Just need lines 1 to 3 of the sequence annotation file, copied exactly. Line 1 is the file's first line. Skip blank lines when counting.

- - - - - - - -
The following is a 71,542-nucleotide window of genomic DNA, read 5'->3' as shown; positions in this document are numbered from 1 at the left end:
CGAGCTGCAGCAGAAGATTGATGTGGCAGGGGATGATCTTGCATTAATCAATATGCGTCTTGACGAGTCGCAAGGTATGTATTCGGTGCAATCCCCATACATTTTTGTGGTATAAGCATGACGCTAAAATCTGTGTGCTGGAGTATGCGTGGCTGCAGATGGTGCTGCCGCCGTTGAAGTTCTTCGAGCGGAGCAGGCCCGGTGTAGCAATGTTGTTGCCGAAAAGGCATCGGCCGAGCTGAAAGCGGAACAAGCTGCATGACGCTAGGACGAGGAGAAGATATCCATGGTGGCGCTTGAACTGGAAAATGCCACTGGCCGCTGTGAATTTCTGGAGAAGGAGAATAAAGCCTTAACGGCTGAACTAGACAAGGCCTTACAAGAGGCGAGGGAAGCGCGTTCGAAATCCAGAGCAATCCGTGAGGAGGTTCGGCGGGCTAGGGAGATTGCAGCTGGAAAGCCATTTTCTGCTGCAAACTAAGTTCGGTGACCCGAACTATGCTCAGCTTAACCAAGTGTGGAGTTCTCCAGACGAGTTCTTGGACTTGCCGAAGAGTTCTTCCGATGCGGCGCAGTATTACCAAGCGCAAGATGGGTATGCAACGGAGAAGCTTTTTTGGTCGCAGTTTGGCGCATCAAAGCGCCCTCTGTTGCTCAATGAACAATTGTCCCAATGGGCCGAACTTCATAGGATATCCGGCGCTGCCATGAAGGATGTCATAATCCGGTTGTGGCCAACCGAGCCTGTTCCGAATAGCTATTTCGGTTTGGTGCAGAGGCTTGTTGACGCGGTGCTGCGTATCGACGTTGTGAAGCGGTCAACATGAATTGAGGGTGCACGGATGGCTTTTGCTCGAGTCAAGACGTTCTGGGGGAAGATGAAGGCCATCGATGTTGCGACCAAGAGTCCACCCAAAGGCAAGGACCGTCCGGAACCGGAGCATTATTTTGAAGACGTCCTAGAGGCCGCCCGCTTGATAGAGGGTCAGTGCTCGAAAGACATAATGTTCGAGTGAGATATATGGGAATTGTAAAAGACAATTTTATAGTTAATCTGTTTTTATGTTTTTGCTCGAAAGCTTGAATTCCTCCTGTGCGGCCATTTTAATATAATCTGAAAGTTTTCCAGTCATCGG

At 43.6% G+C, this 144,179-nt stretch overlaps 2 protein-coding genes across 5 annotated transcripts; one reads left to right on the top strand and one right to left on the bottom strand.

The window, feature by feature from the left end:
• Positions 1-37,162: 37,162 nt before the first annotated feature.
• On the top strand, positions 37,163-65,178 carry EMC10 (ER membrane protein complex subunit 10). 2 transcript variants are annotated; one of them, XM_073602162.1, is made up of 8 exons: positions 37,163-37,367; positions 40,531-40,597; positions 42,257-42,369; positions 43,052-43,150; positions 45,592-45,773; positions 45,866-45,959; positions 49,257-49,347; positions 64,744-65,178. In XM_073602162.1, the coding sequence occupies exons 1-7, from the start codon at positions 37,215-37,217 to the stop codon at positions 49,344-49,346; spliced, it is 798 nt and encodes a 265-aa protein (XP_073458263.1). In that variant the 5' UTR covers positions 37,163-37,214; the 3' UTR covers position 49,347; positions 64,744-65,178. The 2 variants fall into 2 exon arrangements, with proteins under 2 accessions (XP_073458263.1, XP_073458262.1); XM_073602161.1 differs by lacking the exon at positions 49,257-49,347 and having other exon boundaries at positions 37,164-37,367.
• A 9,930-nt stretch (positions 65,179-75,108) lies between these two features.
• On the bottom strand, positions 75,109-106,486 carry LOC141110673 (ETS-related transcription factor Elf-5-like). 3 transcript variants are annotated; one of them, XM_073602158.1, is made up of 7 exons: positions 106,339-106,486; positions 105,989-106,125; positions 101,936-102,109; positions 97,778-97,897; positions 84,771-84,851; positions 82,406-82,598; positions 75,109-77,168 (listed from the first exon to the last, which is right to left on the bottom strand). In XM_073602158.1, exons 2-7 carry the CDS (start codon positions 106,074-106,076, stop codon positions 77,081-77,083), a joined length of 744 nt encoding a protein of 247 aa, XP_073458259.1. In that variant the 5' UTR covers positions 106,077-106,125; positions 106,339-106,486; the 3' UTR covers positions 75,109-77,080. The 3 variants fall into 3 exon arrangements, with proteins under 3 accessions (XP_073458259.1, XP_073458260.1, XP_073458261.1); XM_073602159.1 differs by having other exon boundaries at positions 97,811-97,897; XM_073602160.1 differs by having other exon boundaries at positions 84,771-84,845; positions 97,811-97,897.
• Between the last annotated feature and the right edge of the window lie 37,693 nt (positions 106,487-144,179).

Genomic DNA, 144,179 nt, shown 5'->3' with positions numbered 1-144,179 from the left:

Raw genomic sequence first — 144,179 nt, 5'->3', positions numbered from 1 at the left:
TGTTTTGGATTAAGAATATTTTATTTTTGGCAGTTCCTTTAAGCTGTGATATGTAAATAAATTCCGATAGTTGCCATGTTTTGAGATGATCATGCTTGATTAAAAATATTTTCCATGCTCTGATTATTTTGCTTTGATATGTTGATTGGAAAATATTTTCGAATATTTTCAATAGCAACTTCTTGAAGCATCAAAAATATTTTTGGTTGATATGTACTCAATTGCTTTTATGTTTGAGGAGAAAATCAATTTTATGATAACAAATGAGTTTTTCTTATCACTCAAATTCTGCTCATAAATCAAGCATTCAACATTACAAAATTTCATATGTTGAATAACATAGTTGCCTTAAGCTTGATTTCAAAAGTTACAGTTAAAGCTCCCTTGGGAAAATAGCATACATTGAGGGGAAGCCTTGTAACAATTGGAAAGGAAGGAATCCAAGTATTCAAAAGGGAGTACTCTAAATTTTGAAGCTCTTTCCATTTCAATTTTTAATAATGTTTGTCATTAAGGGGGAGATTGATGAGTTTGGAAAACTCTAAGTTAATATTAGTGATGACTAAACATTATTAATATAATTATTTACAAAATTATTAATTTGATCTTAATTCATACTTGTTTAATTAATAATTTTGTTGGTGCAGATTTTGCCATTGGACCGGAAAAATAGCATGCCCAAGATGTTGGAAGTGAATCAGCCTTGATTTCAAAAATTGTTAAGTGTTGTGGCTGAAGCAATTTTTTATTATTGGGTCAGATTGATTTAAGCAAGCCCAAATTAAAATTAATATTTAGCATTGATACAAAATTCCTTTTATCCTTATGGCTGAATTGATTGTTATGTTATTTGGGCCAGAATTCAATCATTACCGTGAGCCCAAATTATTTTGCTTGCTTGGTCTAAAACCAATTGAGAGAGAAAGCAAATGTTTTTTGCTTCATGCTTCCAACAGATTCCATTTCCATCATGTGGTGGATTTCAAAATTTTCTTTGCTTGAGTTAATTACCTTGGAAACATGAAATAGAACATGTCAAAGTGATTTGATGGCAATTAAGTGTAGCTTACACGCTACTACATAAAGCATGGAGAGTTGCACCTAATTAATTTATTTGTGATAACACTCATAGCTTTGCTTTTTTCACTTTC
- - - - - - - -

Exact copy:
The following is a 71,542-nucleotide window of genomic DNA, read 5'->3' as shown; positions in this document are numbered from 1 at the left end:
CGAGCTGCAGCAGAAGATTGATGTGGCAGGGGATGATCTTGCATTAATCAATATGCGTCTTGACGAGTCGCAAGGTATGTATTCGGTGCAATCCCCATACATTTTTGTGGTATAAGCATGACGCTAAAATCTGTGTGCTGGAGTATGCGTGGCTGCAGATGGTGCTGCCGCCGTTGAAGTTCTTCGAGCGGAGCAGGCCCGGTGTAGCAATGTTGTTGCCGAAAAGGCATCGGCCGAGCTGAAAGCGGAACAAGCTGCATGACGCTAGGACGAGGAGAAGATATCCATGGTGGCGCTTGAACTGGAAAATGCCACTGGCCGCTGTGAATTTCTGGAGAAGGAGAATAAAGCCTTAACGGCTGAACTAGACAAGGCCTTACAAGAGGCGAGGGAAGCGCGTTCGAAATCCAGAGCAATCCGTGAGGAGGTTCGGCGGGCTAGGGAGATTGCAGCTGGAAAGCCATTTTCTGCTGCAAACTAAGTTCGGTGACCCGAACTATGCTCAGCTTAACCAAGTGTGGAGTTCTCCAGACGAGTTCTTGGACTTGCCGAAGAGTTCTTCCGATGCGGCGCAGTATTACCAAGCGCAAGATGGGTATGCAACGGAGAAGCTTTTTTGGTCGCAGTTTGGCGCATCAAAGCGCCCTCTGTTGCTCAATGAACAATTGTCCCAATGGGCCGAACTTCATAGGATATCCGGCGCTGCCATGAAGGATGTCATAATCCGGTTGTGGCCAACCGAGCCTGTTCCGAATAGCTATTTCGGTTTGGTGCAGAGGCTTGTTGACGCGGTGCTGCGTATCGACGTTGTGAAGCGGTCAACATGAATTGAGGGTGCACGGATGGCTTTTGCTCGAGTCAAGACGTTCTGGGGGAAGATGAAGGCCATCGATGTTGCGACCAAGAGTCCACCCAAAGGCAAGGACCGTCCGGAACCGGAGCATTATTTTGAAGACGTCCTAGAGGCCGCCCGCTTGATAGAGGGTCAGTGCTCGAAAGACATAATGTTCGAGTGAGATATATGGGAATTGTAAAAGACAATTTTATAGTTAATCTGTTTTTATGTTTTTGCTCGAAAGCTTGAATTCCTCCTGTGCGGCCATTTTAATATAATCTGAAAGTTTTCCAGTCATCGG

At 43.6% G+C, this 144,179-nt stretch overlaps 2 protein-coding genes across 5 annotated transcripts; one reads left to right on the top strand and one right to left on the bottom strand.